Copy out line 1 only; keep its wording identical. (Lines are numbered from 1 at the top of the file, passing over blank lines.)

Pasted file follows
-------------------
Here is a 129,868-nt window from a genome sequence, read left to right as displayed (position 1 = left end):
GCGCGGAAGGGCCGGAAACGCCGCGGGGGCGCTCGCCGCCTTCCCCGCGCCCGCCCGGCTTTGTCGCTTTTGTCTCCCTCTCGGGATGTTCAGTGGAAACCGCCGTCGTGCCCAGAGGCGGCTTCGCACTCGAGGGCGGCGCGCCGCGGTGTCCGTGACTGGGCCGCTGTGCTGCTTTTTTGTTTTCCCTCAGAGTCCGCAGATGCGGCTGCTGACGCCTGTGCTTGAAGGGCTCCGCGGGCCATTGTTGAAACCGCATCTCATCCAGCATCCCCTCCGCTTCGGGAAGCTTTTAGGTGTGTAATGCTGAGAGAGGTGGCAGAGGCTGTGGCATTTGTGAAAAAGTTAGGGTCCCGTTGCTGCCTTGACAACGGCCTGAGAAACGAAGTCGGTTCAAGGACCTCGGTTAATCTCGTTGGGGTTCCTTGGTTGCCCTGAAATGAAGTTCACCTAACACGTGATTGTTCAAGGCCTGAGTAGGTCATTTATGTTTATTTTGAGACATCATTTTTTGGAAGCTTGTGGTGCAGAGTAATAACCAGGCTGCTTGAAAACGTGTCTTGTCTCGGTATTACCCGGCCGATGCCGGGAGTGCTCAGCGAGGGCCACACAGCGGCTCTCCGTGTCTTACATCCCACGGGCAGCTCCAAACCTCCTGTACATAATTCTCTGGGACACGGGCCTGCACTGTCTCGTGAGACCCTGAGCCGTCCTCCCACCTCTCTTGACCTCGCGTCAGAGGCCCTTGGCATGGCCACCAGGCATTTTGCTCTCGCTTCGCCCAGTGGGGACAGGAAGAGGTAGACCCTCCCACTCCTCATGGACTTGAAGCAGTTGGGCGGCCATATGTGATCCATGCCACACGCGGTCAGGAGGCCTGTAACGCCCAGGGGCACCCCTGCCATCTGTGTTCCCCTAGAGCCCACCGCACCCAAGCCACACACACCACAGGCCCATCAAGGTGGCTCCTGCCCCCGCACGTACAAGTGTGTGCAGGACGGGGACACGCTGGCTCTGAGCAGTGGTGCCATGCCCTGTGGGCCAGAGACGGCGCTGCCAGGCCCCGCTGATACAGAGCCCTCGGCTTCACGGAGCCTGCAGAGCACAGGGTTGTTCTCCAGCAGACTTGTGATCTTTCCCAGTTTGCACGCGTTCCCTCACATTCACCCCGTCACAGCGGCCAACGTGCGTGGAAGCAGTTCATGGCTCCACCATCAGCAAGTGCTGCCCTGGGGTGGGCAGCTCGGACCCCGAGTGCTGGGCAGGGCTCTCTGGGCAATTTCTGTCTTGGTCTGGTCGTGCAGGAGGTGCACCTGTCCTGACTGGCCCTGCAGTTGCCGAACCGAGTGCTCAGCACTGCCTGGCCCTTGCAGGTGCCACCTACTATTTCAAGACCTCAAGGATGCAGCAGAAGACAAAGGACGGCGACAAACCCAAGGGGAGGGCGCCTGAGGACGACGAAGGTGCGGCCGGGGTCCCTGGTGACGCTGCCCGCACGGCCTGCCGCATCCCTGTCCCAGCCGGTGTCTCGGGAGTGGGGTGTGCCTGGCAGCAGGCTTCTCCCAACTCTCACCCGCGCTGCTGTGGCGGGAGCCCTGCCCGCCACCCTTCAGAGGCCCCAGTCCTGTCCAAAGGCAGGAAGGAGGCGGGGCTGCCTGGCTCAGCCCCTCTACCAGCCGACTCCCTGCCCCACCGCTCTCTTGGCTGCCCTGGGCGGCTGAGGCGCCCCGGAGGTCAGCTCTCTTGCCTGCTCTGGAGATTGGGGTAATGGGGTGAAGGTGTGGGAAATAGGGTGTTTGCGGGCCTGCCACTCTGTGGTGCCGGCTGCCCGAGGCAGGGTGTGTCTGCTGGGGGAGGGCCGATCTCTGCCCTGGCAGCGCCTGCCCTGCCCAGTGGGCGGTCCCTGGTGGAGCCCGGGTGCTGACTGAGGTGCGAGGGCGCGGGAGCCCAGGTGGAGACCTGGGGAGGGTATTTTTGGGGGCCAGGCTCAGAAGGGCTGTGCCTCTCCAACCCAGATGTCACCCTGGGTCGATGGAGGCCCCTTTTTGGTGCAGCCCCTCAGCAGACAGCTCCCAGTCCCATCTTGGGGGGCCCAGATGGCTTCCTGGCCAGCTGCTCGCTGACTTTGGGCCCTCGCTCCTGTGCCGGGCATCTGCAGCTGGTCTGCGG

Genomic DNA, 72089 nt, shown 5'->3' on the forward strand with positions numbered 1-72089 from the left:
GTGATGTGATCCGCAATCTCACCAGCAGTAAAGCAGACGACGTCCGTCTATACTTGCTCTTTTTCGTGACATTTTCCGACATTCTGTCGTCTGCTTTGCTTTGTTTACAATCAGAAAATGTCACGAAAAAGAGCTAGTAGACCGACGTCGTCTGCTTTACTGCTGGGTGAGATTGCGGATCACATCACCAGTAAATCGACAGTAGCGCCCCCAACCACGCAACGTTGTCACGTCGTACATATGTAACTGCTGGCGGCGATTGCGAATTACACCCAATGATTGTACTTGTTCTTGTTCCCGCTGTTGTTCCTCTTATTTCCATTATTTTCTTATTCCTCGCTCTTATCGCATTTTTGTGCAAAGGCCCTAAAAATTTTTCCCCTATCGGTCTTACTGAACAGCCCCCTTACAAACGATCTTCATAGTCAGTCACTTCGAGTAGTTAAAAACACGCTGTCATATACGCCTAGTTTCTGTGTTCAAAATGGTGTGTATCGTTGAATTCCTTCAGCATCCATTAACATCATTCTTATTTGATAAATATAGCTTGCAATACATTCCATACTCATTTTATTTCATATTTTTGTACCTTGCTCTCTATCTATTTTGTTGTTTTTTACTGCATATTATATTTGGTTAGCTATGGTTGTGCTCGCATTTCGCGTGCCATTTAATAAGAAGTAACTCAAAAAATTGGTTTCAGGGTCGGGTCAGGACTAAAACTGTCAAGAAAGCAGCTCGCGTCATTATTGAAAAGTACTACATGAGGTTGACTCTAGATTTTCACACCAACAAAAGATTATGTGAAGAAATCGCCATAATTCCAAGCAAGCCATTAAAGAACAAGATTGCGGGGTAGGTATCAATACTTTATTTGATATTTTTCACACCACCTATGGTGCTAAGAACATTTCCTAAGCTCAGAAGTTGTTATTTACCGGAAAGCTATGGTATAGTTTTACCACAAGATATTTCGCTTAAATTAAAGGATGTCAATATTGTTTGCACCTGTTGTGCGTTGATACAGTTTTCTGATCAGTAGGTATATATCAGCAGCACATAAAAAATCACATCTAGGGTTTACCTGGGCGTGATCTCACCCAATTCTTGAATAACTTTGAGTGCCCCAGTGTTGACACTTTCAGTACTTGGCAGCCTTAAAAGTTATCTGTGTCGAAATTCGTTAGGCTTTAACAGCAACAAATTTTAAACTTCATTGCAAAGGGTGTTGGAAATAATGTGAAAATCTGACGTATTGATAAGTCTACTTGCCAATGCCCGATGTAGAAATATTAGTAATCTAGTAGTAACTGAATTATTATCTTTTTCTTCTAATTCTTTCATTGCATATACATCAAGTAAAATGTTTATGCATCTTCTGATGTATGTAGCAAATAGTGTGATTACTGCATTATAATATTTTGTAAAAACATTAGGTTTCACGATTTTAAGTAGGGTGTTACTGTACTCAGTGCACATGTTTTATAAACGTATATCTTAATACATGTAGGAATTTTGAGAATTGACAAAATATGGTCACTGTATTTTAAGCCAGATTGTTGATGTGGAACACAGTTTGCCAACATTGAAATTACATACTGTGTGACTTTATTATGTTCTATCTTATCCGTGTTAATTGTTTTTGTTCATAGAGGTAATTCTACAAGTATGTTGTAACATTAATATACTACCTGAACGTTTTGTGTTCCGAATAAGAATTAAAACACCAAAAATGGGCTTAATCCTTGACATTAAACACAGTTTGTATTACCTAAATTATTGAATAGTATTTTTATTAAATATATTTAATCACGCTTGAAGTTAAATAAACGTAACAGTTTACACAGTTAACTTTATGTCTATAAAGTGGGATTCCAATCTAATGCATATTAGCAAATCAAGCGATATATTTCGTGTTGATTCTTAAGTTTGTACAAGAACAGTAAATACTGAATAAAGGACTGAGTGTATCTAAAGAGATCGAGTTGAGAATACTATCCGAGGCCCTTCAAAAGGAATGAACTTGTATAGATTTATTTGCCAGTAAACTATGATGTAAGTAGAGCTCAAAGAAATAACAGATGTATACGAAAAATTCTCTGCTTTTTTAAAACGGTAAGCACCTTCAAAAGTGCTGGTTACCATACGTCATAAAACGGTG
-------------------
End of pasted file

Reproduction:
Here is a 129,868-nt window from a genome sequence, read left to right as displayed (position 1 = left end):